What about the WWII-era inspires you?

“The culture, the music of course, and the fashion of the time. They're all so amazing, and while they have some similarities to today, it was a vastly different time in our country and the world, really. But mostly, it's the people. If you talk to any veteran of the war, any of the people that were kids that time, or the people fighting a very different war on the home front. We could all sit and listen to any one of them for hours. Their view on life in general is so different from what our view is today. They're true patriots. They've made sacrifices that we can't even begin to imagine. But they did it because they love this country and they knew it was their duty. It's a truly emotional and humbling experience to get to talk to or even perform for anyone of the members of ‘The Greatest Generation.’” 

Does the group have a favorite song to perform?

Glenn Miller's Moonlight Serenade. A lot of people are familiar with the tune, but they don't realize that there are lyrics to it. It's almost never sung and especially in three-part harmony. We decided to do it on a whim and wrote our own harmonies for it. It's one of our most requested numbers.”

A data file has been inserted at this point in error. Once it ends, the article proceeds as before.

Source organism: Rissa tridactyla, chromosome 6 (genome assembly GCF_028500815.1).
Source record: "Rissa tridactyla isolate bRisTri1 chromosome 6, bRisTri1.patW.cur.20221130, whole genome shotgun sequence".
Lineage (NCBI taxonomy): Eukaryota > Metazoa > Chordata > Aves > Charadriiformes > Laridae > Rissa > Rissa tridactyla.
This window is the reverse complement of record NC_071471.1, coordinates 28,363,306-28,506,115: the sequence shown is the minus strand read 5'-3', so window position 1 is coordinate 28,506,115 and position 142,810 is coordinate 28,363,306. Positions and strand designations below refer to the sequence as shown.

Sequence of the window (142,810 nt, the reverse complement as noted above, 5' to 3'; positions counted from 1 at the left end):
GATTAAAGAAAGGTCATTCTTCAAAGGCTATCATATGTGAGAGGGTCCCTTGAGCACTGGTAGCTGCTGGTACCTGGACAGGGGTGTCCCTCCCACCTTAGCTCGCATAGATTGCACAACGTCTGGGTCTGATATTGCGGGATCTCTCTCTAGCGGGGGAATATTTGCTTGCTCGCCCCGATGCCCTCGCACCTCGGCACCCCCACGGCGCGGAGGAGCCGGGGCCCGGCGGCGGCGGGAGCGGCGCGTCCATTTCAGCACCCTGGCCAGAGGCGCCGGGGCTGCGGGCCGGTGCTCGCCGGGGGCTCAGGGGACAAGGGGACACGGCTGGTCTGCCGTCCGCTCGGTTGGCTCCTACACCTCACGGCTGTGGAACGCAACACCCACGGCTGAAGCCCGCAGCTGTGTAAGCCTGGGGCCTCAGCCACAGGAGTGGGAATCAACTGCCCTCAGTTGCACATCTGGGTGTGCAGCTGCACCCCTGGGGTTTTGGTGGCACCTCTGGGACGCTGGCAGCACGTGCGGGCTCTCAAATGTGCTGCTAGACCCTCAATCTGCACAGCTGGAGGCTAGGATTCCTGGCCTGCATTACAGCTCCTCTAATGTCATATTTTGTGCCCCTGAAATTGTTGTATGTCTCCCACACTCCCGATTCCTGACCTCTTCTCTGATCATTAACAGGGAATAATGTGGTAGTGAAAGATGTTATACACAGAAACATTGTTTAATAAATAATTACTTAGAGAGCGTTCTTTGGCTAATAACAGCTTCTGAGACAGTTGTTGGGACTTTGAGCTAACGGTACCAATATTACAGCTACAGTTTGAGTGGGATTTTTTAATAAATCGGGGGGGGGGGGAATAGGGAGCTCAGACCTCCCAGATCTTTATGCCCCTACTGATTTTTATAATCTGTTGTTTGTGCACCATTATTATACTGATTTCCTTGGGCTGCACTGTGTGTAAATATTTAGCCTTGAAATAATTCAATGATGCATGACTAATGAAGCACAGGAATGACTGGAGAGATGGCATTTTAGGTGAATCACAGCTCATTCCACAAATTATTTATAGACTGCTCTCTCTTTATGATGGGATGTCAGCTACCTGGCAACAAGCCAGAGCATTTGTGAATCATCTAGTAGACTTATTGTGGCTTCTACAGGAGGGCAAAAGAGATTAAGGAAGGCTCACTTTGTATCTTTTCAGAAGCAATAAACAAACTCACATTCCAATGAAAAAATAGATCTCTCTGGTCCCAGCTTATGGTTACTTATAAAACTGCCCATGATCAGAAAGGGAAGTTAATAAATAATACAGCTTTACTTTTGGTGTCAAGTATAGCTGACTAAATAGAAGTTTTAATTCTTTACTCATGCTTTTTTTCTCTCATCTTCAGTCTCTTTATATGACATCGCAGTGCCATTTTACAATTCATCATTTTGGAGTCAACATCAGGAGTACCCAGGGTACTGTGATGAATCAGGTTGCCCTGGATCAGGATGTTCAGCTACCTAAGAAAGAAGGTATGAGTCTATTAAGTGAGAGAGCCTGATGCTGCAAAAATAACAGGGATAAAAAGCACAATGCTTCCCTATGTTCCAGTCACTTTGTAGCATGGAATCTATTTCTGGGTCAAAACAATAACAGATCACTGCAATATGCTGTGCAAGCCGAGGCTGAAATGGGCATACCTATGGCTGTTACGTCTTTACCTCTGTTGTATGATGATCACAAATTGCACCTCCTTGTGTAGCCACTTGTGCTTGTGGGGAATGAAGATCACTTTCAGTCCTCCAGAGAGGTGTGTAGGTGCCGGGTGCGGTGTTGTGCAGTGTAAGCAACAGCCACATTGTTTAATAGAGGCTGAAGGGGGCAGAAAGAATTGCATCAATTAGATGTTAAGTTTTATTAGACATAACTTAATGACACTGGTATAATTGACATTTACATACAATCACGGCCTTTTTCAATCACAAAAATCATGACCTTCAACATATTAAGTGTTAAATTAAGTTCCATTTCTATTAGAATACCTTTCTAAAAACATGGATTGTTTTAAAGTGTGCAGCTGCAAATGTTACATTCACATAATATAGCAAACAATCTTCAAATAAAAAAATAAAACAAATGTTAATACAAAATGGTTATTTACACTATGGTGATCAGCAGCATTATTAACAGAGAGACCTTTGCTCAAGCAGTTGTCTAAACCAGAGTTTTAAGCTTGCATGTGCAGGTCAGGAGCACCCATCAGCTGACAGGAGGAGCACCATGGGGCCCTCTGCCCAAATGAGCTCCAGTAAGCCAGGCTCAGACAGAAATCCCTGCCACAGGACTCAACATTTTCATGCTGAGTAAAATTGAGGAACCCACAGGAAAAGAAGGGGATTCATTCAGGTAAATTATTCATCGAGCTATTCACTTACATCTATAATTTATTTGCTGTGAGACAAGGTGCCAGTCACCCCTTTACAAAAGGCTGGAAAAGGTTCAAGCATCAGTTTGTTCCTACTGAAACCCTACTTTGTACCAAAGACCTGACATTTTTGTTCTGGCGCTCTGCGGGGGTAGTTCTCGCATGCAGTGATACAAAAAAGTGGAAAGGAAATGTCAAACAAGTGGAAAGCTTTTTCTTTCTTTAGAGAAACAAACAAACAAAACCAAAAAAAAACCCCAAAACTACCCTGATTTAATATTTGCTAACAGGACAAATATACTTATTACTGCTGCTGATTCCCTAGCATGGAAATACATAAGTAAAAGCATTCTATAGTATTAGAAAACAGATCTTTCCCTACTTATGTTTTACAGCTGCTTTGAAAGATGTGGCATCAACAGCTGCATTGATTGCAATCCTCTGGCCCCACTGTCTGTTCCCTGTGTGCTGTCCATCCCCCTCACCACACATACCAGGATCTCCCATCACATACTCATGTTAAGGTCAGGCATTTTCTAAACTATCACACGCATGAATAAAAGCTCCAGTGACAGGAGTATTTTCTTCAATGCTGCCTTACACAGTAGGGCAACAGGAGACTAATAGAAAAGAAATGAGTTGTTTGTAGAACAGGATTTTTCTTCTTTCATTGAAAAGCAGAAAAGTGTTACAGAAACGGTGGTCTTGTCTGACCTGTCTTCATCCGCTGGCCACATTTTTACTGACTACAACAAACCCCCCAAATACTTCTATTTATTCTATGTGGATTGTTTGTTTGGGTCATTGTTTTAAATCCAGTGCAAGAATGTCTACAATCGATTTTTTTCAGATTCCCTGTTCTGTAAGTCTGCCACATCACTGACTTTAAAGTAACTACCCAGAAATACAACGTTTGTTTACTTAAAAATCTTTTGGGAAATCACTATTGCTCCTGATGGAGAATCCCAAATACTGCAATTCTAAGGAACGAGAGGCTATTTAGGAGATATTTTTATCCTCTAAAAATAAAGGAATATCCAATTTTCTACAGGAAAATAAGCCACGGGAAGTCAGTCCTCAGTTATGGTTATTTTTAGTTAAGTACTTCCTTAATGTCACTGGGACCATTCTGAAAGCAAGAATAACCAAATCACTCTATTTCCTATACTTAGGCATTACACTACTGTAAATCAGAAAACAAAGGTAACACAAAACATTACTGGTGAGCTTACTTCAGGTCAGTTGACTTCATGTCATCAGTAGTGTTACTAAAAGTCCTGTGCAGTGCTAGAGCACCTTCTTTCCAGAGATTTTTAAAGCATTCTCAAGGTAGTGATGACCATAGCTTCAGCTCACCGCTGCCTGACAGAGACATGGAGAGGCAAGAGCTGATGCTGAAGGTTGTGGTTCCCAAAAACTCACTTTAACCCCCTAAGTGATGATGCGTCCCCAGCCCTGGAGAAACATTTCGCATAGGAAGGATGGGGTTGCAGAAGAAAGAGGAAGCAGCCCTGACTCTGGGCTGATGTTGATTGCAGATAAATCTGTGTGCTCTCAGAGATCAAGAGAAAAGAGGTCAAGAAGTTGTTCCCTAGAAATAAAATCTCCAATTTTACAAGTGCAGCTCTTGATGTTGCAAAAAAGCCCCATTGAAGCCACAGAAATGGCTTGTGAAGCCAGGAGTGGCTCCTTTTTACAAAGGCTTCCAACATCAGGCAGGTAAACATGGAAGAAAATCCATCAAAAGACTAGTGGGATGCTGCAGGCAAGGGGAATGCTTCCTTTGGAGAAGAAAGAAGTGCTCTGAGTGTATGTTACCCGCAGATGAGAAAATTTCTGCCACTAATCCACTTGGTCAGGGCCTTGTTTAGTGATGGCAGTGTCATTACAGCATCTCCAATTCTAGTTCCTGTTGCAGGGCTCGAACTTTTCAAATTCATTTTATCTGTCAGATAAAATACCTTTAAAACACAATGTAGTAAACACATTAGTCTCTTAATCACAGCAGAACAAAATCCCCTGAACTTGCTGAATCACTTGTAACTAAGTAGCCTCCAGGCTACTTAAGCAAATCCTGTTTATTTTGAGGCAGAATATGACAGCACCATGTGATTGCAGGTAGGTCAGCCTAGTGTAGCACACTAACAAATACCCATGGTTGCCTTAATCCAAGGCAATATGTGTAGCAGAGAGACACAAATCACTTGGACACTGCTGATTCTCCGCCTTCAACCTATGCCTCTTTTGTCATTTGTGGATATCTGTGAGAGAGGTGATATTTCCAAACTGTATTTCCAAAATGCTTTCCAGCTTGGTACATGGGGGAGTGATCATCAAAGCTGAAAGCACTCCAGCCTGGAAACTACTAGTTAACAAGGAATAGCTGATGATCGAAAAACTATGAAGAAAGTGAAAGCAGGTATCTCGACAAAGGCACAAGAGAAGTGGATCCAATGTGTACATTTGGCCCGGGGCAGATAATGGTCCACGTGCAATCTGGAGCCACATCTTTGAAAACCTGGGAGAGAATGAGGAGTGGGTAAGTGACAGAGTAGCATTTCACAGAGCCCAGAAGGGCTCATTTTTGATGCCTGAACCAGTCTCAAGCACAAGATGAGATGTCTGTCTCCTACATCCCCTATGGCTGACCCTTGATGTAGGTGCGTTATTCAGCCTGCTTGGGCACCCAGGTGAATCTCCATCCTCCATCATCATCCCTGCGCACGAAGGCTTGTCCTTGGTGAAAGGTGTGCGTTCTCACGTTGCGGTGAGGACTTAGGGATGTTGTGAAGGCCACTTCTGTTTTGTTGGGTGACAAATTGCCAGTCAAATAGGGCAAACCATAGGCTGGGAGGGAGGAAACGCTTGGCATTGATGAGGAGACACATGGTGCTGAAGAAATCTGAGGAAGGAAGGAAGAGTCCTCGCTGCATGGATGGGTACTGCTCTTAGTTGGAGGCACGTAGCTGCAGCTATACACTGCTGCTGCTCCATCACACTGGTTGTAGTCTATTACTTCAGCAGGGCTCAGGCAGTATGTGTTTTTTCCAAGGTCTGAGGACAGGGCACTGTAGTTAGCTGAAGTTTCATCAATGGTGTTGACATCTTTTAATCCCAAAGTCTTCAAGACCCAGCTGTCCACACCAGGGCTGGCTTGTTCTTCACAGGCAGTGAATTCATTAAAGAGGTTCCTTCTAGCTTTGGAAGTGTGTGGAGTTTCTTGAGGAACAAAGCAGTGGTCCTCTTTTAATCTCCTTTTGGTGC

The three of you are classically trained musicians. What specifically did you study?

“Deborah (Evelyn Everley) plays piano, Christina (Marjorie Rose Everley) plays guitar, and I (Lillian Everley), play violin. We used to do a lot of folk music together, too. Deborah taught herself to play penny whistle and concertina and I dabble in mandolin.” 

There are a lot of veterans who come out to your shows. Do the songs bring back memories? What has been the feedback?